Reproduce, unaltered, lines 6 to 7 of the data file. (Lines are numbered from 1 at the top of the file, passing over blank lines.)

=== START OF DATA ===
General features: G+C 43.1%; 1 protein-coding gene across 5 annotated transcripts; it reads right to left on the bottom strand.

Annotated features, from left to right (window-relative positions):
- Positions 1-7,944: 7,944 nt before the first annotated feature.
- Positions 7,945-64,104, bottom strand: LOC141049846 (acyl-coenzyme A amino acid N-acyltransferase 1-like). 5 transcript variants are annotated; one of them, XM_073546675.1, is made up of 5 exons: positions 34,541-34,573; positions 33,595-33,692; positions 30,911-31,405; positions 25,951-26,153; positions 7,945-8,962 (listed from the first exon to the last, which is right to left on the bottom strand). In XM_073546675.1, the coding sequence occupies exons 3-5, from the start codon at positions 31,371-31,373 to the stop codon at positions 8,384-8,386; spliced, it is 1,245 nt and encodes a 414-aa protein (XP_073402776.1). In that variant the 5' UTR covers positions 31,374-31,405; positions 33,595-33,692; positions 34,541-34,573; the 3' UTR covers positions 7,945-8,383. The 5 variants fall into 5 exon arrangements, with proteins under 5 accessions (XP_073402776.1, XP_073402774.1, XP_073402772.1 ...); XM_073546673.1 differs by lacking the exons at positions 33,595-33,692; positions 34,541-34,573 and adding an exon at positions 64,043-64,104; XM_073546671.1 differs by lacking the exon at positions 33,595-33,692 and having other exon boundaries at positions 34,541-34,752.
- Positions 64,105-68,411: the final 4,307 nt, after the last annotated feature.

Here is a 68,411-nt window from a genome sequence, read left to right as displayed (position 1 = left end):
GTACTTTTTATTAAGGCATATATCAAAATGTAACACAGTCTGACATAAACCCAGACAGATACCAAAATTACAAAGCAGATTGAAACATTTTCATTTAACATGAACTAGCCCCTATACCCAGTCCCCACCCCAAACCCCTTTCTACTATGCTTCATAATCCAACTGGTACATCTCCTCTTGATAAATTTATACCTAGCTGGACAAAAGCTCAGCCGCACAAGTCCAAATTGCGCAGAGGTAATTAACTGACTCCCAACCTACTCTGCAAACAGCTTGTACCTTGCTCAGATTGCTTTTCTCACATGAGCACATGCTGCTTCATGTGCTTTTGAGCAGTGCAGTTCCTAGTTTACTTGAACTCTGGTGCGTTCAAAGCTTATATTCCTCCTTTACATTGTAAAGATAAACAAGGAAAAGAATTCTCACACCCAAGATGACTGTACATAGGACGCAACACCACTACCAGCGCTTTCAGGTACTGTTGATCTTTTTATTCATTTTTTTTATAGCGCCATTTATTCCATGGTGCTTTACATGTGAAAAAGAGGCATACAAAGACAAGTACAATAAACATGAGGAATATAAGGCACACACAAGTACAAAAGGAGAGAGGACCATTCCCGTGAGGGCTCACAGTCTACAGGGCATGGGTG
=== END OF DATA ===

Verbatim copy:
Here is a 68,411-nt window from a genome sequence, read left to right as displayed (position 1 = left end):
GTACTTTTTATTAAGGCATATATCAAAATGTAACACAGTCTGACATAAACCCAGACAGATACCAAAATTACAAAGCAGATTGAAACATTTTCATTTAACATGAACTAGCCCCTATACCCAGTCCCCACCCCAAACCCCTTTCTACTATGCTTCATAATCCAACTGGTACATCTCCTCTTGATAAATTTATACCTAGCTGGACAAAAGCTCAGCCGCACAAGTCCAAATTGCGCAGAGGTAATTAACTGACTCCCAACCTACTCTGCAAACAGCTTGTACCTTGCTCAGATTGCTTTTCTCACATGAGCACATGCTGCTTCATGTGCTTTTGAGCAGTGCAGTTCCTAGTTTACTTGAACTCTGGTGCGTTCAAAGCTTATATTCCTCCTTTACATTGTAAAGATAAACAAGGAAAAGAATTCTCACACCCAAGATGACTGTACATAGGACGCAACACCACTACCAGCGCTTTCAGGTACTGTTGATCTTTTTATTCATTTTTTTTATAGCGCCATTTATTCCATGGTGCTTTACATGTGAAAAAGAGGCATACAAAGACAAGTACAATAAACATGAGGAATATAAGGCACACACAAGTACAAAAGGAGAGAGGACCATTCCCGTGAGGGCTCACAGTCTACAGGGCATGGGTG